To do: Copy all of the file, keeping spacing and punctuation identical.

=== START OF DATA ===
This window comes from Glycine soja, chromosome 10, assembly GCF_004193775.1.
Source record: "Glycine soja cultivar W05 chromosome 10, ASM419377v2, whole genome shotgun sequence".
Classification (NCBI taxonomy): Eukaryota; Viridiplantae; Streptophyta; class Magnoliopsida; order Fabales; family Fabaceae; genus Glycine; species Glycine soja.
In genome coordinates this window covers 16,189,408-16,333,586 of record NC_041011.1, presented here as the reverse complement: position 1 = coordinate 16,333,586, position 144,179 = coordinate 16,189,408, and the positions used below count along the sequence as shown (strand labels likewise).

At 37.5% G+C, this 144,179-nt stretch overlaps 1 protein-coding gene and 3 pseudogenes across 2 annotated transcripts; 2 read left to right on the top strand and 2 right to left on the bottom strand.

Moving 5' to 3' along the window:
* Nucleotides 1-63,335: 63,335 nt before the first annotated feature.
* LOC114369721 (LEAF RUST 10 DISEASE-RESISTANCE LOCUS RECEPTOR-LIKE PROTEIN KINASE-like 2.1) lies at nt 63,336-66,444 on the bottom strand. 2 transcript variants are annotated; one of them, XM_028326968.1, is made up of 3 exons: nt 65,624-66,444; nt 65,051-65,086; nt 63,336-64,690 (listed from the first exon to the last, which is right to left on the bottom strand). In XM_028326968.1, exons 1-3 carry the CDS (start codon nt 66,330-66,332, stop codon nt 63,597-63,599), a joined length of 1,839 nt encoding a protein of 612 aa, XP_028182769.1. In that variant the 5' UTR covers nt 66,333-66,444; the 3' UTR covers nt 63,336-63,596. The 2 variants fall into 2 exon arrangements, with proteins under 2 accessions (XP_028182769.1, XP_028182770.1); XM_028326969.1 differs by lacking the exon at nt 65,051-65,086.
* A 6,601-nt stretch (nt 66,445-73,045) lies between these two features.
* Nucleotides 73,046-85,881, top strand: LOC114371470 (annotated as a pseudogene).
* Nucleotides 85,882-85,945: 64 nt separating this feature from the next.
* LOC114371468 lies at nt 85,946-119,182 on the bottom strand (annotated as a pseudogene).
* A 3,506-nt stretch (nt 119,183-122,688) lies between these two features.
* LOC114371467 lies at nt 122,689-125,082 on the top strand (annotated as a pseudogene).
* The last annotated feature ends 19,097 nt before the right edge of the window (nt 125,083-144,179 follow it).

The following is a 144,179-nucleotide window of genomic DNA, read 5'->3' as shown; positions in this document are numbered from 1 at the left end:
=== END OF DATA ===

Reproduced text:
This window comes from Glycine soja, chromosome 10, assembly GCF_004193775.1.
Source record: "Glycine soja cultivar W05 chromosome 10, ASM419377v2, whole genome shotgun sequence".
Classification (NCBI taxonomy): Eukaryota; Viridiplantae; Streptophyta; class Magnoliopsida; order Fabales; family Fabaceae; genus Glycine; species Glycine soja.
In genome coordinates this window covers 16,189,408-16,333,586 of record NC_041011.1, presented here as the reverse complement: position 1 = coordinate 16,333,586, position 144,179 = coordinate 16,189,408, and the positions used below count along the sequence as shown (strand labels likewise).

At 37.5% G+C, this 144,179-nt stretch overlaps 1 protein-coding gene and 3 pseudogenes across 2 annotated transcripts; 2 read left to right on the top strand and 2 right to left on the bottom strand.

Moving 5' to 3' along the window:
* Nucleotides 1-63,335: 63,335 nt before the first annotated feature.
* LOC114369721 (LEAF RUST 10 DISEASE-RESISTANCE LOCUS RECEPTOR-LIKE PROTEIN KINASE-like 2.1) lies at nt 63,336-66,444 on the bottom strand. 2 transcript variants are annotated; one of them, XM_028326968.1, is made up of 3 exons: nt 65,624-66,444; nt 65,051-65,086; nt 63,336-64,690 (listed from the first exon to the last, which is right to left on the bottom strand). In XM_028326968.1, exons 1-3 carry the CDS (start codon nt 66,330-66,332, stop codon nt 63,597-63,599), a joined length of 1,839 nt encoding a protein of 612 aa, XP_028182769.1. In that variant the 5' UTR covers nt 66,333-66,444; the 3' UTR covers nt 63,336-63,596. The 2 variants fall into 2 exon arrangements, with proteins under 2 accessions (XP_028182769.1, XP_028182770.1); XM_028326969.1 differs by lacking the exon at nt 65,051-65,086.
* A 6,601-nt stretch (nt 66,445-73,045) lies between these two features.
* Nucleotides 73,046-85,881, top strand: LOC114371470 (annotated as a pseudogene).
* Nucleotides 85,882-85,945: 64 nt separating this feature from the next.
* LOC114371468 lies at nt 85,946-119,182 on the bottom strand (annotated as a pseudogene).
* A 3,506-nt stretch (nt 119,183-122,688) lies between these two features.
* LOC114371467 lies at nt 122,689-125,082 on the top strand (annotated as a pseudogene).
* The last annotated feature ends 19,097 nt before the right edge of the window (nt 125,083-144,179 follow it).

The following is a 144,179-nucleotide window of genomic DNA, read 5'->3' as shown; positions in this document are numbered from 1 at the left end: